It is more common for working journalists to think academic research is important to journalism than it is for journalism educators, write John Wihbey, of Northeastern University, and Mark Coddington, of Washington and Lee University. The authors surveyed 1 521 American journalists and journalism educators over their attitudes towards academic research and statistical literacy.
Majority of journalists (66.4 per cent) thought that academic research can be “very helpful” in various aspects of the journalistic profession. The proportion was significantly lower for journalism educators: 47.7 per cent.
According to the analysis, having a PhD does not affect journalism educators’ perceptions of the value of research – but self-perceived statistical efficacy does. Regardless of educational degree, educators confident in their statistical skills value academic research more than those less literate in statistics.
Similarly, statistical literacy in professional journalism is valued more by statistically literate journalism educators. Again, having a doctoral degree was found to be a poor predictor of this attitude. In contrast to academic research, statistical literacy is equally valued by educators and practitioners alike, the authors found.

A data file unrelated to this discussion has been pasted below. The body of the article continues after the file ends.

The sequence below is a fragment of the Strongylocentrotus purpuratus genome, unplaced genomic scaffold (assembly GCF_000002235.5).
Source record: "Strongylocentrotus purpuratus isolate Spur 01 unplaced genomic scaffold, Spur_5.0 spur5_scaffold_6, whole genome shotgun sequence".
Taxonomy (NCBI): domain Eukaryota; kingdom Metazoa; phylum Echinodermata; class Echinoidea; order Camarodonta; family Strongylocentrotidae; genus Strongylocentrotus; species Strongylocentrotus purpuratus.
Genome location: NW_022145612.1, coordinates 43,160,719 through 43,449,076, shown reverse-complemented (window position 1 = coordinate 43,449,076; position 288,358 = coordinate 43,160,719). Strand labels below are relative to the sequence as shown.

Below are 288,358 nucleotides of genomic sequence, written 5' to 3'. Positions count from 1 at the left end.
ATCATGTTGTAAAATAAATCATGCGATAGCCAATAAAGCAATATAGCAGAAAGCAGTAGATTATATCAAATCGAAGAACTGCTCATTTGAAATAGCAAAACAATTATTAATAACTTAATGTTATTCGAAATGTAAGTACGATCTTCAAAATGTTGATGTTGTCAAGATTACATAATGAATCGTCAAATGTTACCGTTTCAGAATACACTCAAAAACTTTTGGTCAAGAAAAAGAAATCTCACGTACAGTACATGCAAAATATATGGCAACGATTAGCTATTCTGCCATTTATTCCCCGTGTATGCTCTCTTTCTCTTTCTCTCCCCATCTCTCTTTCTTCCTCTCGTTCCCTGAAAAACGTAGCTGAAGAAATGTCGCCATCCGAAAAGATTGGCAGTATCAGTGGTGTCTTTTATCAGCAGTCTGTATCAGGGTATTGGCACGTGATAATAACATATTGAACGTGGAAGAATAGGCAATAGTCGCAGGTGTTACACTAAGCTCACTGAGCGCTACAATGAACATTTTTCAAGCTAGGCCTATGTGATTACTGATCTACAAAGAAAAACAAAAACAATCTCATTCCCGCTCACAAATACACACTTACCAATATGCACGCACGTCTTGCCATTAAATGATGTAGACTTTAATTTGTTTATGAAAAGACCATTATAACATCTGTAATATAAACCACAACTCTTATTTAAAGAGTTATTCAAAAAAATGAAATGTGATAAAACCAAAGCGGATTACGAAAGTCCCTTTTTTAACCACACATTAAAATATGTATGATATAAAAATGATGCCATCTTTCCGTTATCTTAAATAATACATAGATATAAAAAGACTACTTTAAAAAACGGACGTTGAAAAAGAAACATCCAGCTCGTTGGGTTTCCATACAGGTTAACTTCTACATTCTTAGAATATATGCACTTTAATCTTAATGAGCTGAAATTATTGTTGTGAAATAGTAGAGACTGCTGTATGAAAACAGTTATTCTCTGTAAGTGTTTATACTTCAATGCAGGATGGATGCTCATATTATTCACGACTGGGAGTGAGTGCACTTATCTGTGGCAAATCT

The study demonstrates that there are journalism educators who do not consider scientific research or statistical literacy to be very important for working journalists, Wihbey and Coddington summarize. The authors suggest two possible explanations. First, journalism educators may have only thought about their own field of study when answering the survey. While communication studies might not be very interesting to laypeople, other scientific research might be.
Second, many journalism educators are former journalists, who have changed careers already some time ago. Their perception of the utility of statistics and research may be outdated, as demonstrated by the working journalists’ more appreciative attitude.
The article “Knowing the Numbers” was published by the #ISOJ Journal. It is freely available online (open access).
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